For a few dollars more

Dalrymple recounts an infamous medical malpractice trial in this BMJ column (subscription required):

In 1870 the man who was to become the first professor of orthopaedic surgery in the United States, Lewis A Sayre (1820-1900), was sued by the parents of Margaret Walsh, a little girl on whom he operated in 1868. He published at his own expense the proceedings of the trial, which vindicated him, under the title The Alleged Malpractice Suit of Walsh v Sayre.


Samuel Gross, professor of surgery at the Jefferson Medical College and the subject of Thomas Eakins’s great painting of Gross operating, The Gross Clinic, wrote a congratulatory preface to Sayre’s transcript of the trial…: “Some members of the American bar are, unfortunately, too prone, for the sake of a paltry fee, to encourage and engage in such prosecutions.”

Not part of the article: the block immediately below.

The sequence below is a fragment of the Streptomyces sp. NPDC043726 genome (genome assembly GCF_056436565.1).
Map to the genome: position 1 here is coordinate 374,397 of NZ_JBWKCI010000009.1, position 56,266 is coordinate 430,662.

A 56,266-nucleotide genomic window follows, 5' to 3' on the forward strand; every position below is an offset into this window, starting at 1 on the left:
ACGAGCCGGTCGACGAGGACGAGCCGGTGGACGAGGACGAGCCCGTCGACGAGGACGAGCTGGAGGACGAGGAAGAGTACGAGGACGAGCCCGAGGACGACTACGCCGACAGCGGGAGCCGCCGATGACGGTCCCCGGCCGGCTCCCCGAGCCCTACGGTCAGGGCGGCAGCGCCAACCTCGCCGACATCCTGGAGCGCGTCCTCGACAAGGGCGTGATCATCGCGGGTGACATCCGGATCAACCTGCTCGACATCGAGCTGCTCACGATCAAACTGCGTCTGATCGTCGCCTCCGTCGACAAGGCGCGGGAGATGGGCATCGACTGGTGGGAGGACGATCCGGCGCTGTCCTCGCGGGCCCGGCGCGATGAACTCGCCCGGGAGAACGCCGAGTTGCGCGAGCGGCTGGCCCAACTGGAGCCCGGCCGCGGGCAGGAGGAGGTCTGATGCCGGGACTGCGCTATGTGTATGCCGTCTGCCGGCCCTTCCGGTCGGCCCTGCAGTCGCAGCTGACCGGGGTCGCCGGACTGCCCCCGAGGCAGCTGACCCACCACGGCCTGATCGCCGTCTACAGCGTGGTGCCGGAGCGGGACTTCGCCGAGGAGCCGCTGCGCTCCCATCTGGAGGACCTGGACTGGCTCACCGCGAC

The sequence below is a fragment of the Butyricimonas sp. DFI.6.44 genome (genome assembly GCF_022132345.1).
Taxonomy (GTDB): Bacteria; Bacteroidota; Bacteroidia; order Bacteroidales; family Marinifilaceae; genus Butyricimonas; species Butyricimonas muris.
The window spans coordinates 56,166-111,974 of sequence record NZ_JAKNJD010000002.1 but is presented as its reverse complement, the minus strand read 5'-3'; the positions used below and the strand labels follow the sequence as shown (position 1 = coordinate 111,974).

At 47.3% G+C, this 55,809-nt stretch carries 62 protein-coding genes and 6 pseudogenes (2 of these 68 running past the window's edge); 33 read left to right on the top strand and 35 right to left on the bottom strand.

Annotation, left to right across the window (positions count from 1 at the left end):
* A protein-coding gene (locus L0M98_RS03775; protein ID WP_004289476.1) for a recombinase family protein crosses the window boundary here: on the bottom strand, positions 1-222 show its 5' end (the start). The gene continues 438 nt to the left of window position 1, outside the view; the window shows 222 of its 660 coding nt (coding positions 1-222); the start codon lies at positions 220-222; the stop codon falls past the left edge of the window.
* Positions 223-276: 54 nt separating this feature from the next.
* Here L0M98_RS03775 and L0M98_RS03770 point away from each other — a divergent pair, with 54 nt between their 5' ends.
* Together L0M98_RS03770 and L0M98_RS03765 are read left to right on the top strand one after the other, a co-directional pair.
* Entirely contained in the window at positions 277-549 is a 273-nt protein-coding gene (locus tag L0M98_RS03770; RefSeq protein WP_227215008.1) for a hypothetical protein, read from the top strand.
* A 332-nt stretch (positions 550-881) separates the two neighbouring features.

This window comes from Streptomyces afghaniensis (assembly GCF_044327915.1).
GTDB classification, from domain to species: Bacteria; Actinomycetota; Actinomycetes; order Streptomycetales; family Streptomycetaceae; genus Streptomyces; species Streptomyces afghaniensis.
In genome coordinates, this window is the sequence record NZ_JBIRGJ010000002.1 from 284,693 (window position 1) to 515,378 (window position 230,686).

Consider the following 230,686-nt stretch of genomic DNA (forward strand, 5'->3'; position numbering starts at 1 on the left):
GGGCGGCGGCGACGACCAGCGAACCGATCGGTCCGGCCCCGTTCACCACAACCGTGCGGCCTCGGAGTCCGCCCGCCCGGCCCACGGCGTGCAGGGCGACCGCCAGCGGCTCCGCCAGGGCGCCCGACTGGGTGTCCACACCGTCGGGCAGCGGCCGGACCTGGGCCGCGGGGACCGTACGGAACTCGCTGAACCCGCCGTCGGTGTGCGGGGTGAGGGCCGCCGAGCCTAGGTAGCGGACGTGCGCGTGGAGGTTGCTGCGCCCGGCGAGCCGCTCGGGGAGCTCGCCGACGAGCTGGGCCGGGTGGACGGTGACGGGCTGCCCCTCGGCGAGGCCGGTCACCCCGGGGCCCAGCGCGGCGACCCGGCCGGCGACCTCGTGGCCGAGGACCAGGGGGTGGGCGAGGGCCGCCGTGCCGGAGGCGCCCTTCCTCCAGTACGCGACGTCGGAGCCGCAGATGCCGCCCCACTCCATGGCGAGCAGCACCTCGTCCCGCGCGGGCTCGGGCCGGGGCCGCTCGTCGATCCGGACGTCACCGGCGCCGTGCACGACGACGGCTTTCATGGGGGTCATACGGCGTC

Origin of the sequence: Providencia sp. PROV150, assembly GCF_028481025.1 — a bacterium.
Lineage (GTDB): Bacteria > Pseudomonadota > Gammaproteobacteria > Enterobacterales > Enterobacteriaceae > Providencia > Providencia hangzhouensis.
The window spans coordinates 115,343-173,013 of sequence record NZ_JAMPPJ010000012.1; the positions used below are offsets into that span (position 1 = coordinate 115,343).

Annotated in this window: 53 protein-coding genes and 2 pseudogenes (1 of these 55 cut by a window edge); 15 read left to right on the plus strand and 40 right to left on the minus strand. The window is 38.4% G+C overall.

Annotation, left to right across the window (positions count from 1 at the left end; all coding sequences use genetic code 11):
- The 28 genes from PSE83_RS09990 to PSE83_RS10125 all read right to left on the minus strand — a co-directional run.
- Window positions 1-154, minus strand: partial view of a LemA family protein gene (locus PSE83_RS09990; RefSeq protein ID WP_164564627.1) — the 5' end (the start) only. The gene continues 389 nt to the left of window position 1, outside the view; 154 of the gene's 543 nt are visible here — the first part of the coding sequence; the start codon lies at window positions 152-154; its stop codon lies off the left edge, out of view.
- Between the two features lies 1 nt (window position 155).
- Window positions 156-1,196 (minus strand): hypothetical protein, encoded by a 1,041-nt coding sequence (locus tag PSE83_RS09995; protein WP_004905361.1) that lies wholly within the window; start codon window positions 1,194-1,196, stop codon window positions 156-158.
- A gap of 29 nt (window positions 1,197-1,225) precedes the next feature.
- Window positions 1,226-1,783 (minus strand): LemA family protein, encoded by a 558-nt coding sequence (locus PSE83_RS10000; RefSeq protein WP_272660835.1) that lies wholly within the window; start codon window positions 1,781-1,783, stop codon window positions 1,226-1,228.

I am glad to say, however, that not everything has remained the same: the fees are no longer paltry.

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